The fourth-leading rusher in Connecticut football history is no longer with the team, a sentence that ordinarily should generate concern.
But the fourth-leading rusher in UConn history is Lyle McCombs, who never proved to be anything more than an undersized tailback with average speed and an above-average knack for finding trouble off-the-field.
McCombs was arrested twice: In January 2011 he was charged with possession of a controlled substance, and in October 2012 he was arrested for breach of peace during an altercation with his girlfriend. He allegedly spit at her and pushed her to the ground.
Paul Pasqualoni issued McCombs a one-quarter suspension against Rutgers.
Bob Diaco wasn’t quite as soft.
It’s unclear what ultimately led to McCombs’ demise, but Diaco told The Hartford Courant, “it’s an ongoing lack of meeting the expectations as a member of the student body and the team.”
It’s unclear how Diaco will handle disciplinary issues going forward (obviously it’s easier to lay the hammer when your record is 0-0), but there seems to be a commitment to change here, much like Kevin Ollie’s stricter discipline with the men’s basketball program. Remember: Former center Enosch Wolf, who was arrested on a similar charge, was suspended indefinitely and eventually had his scholarship revoked. It’s worth noting that McCombs’ girlfriend was also arrested during their dispute, while Wolf’s girlfriend was not.
But I digress.
The announcement, surprising but not totally out-of-the-blue given McCombs’ history, changes the complexion of the UConn backfield.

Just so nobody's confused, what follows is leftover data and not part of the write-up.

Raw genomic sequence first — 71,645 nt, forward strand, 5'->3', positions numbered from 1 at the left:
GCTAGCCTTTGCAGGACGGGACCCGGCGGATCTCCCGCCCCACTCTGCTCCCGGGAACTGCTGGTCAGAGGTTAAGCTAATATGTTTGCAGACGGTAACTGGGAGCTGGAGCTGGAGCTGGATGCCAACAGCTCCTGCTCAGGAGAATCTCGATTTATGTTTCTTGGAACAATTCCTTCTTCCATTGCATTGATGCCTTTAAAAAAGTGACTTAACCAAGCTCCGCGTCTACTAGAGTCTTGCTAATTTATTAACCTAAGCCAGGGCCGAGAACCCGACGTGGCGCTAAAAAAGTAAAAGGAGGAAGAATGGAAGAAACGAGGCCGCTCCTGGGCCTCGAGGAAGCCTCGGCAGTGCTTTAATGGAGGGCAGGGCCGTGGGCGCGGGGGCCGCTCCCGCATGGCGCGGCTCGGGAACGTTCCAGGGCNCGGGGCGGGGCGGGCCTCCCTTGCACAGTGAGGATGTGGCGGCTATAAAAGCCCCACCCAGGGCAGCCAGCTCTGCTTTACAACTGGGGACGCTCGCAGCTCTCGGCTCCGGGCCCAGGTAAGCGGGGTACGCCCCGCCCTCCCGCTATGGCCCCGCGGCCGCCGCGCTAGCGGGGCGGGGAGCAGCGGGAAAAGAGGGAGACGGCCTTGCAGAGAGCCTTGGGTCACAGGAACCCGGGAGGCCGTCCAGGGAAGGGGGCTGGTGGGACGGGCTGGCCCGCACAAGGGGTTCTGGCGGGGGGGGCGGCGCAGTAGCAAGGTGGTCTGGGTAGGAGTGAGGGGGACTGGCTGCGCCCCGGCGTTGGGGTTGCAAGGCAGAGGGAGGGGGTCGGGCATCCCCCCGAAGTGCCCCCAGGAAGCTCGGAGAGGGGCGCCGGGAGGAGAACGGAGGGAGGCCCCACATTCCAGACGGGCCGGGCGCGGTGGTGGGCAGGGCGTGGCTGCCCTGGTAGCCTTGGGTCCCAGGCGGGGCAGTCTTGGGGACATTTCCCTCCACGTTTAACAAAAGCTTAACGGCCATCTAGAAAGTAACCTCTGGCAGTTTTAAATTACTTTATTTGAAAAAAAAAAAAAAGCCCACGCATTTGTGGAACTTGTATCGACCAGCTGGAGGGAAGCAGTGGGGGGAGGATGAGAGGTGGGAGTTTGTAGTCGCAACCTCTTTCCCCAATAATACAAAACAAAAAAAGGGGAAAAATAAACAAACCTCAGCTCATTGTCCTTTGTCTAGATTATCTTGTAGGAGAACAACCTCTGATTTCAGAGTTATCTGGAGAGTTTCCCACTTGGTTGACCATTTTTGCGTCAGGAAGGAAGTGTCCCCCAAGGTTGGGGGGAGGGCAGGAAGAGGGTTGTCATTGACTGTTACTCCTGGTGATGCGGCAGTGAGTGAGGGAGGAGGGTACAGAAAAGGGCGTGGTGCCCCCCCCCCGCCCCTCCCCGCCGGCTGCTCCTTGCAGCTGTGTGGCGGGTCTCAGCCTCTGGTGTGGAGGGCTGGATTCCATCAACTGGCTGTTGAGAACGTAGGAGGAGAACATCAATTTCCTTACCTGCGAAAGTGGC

Does it change it for the worse?
By now, we know Lyle McCombs. He’s tiny, and he lacks the strength to break tackles. He’s elusive, sure, but he lacks breakaway straight-line speed. He wasn’t a 20-carry guy, and the fact that he served as an every down back for the past three seasons is more a reflection of UConn’s talent-level than anything else. This was a guy whose yardage, touchdowns and carries declined with each season. This was a guy who, statistically, goes down as one of the UConn greats, but wasn’t anywhere near the weapon Jordan Todman was, or Donald Brown before Todman, or Andre Dixon, or even Terry Caulley, a 5-foot-7 tailback who outweighed McCombs by a solid 15 pounds.
Anyone who has watched UConn over the past decade can agree.
Anyone who has watched UConn can also attest to the Huskies formula for success: Run the ball, don’t turn it over and create turnovers.
It worked for years under Randy Edsall. It disappeared under Pasqualoni. We’ll find out what a Bob Diaco team looks like this fall.
No matter the coach, it’s difficult to believe UConn will ever employ a sling-the-ball-all-over-the-field offense. Balance will be important, especially balance in the running game.
With McCombs gone, eyes will turn to Ansonia’s Arkeel Newsome, a Parade All-American and the all-time leading rusher in Connecticut high school history. Newsome is built like McCombs, with a low center-of-gravity and quick feet to make defenders miss. I suspect he’s a bit faster straight-line, though.
Newsome is also a true freshman, and true freshman running backs hardly ever play. This, it seems, could be an exception.
Of course there are other candidates: Max DeLorenzo, a steady between-the-tackles junior, figures to play at least some role in the backfield. The new staff is excited about redshirt freshman Josh Marriner, according to SNY’s John Silver.
And there are two more true freshmen, Suffield Academy’s Brice McAllister and former Louisville commit Ron Johnson, a bulky, physical runner.
You’d imagine that carries will be split in some form. I can’t begin to guess how that’ll shake out.
Will McCombs’ presence be missed, despite his declining production?
I’ll say no, not really.
If Diaco evaluated his talent and projected McCombs to be that much better than his other backs, do you really think he’d boot the redshirt senior for the “resume” he’s built over the four years?
I believe Diaco is serious about raising the standards for behavior. Most new coaches are.
I also believe Diaco is very, very serious about winning, and winning this season. That’s why it’s hard to believe McCombs’ dismissal will rattle the program too much.